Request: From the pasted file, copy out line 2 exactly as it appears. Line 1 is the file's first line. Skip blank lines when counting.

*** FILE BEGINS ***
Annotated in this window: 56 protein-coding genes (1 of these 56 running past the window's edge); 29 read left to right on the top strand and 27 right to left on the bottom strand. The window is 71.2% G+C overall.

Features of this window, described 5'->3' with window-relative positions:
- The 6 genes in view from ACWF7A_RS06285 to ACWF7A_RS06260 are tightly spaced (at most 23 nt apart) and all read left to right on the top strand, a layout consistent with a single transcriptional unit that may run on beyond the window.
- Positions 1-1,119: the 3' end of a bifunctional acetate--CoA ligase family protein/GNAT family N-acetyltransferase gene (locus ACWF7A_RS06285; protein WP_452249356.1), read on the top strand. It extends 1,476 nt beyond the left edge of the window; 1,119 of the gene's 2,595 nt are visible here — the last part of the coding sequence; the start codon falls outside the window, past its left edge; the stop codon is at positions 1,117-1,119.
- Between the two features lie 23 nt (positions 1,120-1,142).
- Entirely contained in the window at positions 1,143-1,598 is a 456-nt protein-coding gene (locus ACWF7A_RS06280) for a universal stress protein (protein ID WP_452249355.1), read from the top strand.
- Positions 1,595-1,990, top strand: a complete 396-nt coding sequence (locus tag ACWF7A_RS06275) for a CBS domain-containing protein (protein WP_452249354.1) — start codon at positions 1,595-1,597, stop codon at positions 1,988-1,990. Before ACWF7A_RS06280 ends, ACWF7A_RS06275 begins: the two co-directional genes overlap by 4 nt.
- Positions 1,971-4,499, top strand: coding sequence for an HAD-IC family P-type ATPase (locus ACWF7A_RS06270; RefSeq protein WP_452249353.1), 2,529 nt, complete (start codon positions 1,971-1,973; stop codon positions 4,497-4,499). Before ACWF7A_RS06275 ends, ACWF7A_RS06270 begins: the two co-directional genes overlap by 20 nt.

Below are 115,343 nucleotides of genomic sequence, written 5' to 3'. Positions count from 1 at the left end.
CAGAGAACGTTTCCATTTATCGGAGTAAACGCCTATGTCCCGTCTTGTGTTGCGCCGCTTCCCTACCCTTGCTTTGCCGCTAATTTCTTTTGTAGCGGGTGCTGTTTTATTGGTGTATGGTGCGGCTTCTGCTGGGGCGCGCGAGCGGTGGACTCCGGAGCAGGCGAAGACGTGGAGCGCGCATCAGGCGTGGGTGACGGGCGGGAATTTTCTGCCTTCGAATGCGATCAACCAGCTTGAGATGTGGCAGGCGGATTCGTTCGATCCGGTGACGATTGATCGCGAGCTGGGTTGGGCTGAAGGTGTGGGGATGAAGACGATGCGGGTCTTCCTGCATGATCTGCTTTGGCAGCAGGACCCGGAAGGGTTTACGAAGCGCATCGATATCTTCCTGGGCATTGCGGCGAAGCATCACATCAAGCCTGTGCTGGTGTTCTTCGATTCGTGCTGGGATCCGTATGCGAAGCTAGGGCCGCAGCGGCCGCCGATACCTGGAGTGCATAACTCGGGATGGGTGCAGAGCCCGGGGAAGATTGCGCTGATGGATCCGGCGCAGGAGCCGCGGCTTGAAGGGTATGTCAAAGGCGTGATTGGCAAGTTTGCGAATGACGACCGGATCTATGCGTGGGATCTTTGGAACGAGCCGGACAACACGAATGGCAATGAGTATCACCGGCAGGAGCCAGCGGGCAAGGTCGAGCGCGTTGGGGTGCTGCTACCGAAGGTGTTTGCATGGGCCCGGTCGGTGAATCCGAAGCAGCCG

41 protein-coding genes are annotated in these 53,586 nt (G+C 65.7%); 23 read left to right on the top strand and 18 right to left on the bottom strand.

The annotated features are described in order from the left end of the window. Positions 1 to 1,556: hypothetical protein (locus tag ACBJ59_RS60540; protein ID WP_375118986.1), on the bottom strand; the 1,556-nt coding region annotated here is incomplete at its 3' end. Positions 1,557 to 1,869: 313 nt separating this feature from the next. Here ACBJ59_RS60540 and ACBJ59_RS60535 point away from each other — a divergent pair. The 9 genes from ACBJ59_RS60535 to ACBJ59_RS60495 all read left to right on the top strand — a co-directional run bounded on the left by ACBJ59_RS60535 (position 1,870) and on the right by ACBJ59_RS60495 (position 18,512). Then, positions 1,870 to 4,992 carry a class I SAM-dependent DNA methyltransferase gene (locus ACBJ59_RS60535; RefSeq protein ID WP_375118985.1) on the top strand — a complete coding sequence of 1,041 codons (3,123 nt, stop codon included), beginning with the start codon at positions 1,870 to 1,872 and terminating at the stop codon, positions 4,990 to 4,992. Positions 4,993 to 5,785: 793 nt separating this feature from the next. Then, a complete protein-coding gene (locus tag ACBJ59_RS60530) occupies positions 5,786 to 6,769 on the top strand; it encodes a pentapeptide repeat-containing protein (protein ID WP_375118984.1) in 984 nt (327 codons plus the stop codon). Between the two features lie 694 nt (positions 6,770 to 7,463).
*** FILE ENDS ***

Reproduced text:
Features of this window, described 5'->3' with window-relative positions: